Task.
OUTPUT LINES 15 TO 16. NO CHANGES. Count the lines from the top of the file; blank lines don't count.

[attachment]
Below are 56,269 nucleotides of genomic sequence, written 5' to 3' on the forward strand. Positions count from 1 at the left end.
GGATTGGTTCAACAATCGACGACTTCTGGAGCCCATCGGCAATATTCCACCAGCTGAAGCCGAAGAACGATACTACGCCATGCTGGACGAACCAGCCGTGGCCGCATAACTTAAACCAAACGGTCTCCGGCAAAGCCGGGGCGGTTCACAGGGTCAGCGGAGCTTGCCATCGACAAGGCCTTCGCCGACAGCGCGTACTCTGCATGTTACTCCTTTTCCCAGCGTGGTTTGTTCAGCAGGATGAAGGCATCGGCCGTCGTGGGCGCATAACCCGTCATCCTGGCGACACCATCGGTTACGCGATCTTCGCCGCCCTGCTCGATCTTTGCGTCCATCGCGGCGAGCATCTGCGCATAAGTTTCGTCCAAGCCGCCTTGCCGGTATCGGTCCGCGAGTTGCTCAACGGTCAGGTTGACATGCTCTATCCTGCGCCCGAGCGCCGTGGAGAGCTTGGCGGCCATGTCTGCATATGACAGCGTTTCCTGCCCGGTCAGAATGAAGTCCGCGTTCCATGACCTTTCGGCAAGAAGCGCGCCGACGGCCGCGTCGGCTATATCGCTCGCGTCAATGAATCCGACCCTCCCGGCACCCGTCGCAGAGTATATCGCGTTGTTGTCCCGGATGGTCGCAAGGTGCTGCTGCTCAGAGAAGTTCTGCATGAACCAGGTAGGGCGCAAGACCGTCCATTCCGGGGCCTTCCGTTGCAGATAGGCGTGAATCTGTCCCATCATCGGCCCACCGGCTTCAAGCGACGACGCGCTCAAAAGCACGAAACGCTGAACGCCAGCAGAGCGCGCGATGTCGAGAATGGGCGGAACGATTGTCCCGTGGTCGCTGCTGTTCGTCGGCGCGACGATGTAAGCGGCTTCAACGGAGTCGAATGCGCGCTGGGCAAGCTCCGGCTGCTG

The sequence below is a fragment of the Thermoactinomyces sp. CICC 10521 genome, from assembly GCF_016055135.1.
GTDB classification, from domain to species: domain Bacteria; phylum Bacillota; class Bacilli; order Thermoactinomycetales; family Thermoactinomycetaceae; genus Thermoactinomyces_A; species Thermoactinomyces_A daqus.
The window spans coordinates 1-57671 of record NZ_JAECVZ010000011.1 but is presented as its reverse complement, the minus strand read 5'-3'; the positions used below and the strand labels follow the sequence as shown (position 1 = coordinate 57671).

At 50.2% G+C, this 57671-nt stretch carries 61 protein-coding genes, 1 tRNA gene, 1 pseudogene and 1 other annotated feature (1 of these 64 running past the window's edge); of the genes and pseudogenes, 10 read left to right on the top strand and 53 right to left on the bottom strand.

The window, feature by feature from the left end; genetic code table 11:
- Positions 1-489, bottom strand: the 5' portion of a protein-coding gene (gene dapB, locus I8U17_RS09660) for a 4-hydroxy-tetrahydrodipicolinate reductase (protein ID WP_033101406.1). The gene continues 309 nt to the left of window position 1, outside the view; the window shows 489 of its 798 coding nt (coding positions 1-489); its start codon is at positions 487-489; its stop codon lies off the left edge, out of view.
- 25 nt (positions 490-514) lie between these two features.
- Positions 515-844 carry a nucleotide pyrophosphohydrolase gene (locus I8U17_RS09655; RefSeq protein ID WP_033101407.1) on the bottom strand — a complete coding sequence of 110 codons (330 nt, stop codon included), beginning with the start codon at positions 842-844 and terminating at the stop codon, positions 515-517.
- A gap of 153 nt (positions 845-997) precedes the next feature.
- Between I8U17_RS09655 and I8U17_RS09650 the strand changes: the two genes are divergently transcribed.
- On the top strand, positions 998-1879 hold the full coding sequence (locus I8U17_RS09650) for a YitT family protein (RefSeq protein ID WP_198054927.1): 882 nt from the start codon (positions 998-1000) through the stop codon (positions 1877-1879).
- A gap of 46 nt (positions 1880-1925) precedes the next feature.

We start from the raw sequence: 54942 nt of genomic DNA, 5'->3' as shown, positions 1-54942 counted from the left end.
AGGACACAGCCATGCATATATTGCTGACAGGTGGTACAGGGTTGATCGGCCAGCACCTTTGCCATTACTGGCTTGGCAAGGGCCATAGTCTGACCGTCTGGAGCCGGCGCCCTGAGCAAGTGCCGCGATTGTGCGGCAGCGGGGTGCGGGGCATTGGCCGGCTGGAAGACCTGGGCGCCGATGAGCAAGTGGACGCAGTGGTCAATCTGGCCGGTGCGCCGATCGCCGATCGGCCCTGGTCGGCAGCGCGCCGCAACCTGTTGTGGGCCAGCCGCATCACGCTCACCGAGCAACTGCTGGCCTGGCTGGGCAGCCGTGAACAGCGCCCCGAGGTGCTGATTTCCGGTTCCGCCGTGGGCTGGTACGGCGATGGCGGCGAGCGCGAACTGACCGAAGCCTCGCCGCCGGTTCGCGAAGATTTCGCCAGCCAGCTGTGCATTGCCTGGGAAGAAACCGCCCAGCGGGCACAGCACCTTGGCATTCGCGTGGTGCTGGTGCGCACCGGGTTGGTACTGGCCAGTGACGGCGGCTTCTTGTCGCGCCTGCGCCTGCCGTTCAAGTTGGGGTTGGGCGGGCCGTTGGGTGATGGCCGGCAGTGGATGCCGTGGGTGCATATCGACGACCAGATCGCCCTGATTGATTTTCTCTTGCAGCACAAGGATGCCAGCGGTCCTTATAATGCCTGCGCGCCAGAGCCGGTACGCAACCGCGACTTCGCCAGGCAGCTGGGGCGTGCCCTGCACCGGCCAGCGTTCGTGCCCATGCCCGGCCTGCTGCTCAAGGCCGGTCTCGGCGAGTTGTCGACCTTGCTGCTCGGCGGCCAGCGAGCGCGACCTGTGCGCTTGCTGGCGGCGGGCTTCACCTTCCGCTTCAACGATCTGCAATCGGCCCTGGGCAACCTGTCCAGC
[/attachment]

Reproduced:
We start from the raw sequence: 54942 nt of genomic DNA, 5'->3' as shown, positions 1-54942 counted from the left end.
AGGACACAGCCATGCATATATTGCTGACAGGTGGTACAGGGTTGATCGGCCAGCACCTTTGCCATTACTGGCTTGGCAAGGGCCATAGTCTGACCGTCTGGAGCCGGCGCCCTGAGCAAGTGCCGCGATTGTGCGGCAGCGGGGTGCGGGGCATTGGCCGGCTGGAAGACCTGGGCGCCGATGAGCAAGTGGACGCAGTGGTCAATCTGGCCGGTGCGCCGATCGCCGATCGGCCCTGGTCGGCAGCGCGCCGCAACCTGTTGTGGGCCAGCCGCATCACGCTCACCGAGCAACTGCTGGCCTGGCTGGGCAGCCGTGAACAGCGCCCCGAGGTGCTGATTTCCGGTTCCGCCGTGGGCTGGTACGGCGATGGCGGCGAGCGCGAACTGACCGAAGCCTCGCCGCCGGTTCGCGAAGATTTCGCCAGCCAGCTGTGCATTGCCTGGGAAGAAACCGCCCAGCGGGCACAGCACCTTGGCATTCGCGTGGTGCTGGTGCGCACCGGGTTGGTACTGGCCAGTGACGGCGGCTTCTTGTCGCGCCTGCGCCTGCCGTTCAAGTTGGGGTTGGGCGGGCCGTTGGGTGATGGCCGGCAGTGGATGCCGTGGGTGCATATCGACGACCAGATCGCCCTGATTGATTTTCTCTTGCAGCACAAGGATGCCAGCGGTCCTTATAATGCCTGCGCGCCAGAGCCGGTACGCAACCGCGACTTCGCCAGGCAGCTGGGGCGTGCCCTGCACCGGCCAGCGTTCGTGCCCATGCCCGGCCTGCTGCTCAAGGCCGGTCTCGGCGAGTTGTCGACCTTGCTGCTCGGCGGCCAGCGAGCGCGACCTGTGCGCTTGCTGGCGGCGGGCTTCACCTTCCGCTTCAACGATCTGCAATCGGCCCTGGGCAACCTGTCCAGC